Background note, 8 November 2004
More home-owners in Slovakia than in the rest of EU
This European Quality of Life (EQLS) survey was carried out by the European Foundation for the Improvement of Living and Working Conditions in the EU25 and three candidate countries (Romania, Bulgaria and Turkey) in May-August 2003. The EQLS represents an ambitious attempt to explore quality of life in a wide range of countries. It is a major source of information, highlighting the opportunities and challenges the EU faces in the light of recent enlargement. The survey provides an accurate picture of the social situation in the enlarged Union, a picture that includes both objective and subjective elements. At the same time, it should be noted that there are some limitations to the data. While the sample sizes of around 1,000 per country provide a general population profile, they are too small to allow for detailed analysis of sub-groups, such as immigrants or single parent families. Furthermore, although the wide range of topics covered by the survey is on the one hand a clear advantage, it also means that none of the topics could be treated in great depth. Some of the dimensions of quality of life are measured with a narrower set of indicators than one would use in highly-specialised surveys. However, the strength of the survey is that it provides a synthesis of information on the main aspects of quality of life, both objective and subjective.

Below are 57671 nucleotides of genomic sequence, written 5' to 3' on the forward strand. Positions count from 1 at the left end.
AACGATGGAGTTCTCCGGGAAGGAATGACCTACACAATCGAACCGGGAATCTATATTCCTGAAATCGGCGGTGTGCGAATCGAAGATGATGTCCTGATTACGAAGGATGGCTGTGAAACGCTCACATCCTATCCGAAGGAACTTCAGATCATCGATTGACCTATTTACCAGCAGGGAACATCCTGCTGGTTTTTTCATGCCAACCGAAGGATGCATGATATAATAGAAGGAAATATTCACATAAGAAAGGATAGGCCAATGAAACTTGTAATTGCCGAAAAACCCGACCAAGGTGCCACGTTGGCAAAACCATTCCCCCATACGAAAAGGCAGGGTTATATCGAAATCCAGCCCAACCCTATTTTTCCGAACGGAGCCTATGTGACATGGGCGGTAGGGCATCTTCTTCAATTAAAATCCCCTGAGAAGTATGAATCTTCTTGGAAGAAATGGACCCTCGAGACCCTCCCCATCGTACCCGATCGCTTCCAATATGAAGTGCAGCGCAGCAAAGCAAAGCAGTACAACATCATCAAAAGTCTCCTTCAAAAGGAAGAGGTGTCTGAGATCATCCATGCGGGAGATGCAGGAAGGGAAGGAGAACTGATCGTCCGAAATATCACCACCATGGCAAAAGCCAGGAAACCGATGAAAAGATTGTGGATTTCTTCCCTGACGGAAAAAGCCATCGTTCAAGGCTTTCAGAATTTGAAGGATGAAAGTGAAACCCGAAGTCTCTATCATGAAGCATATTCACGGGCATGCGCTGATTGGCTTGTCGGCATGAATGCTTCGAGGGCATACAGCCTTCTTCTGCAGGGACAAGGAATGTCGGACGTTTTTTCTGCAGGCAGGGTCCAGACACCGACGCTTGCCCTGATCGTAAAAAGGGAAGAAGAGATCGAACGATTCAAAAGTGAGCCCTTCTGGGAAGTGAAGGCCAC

Improving health status a crucial task in the new Member States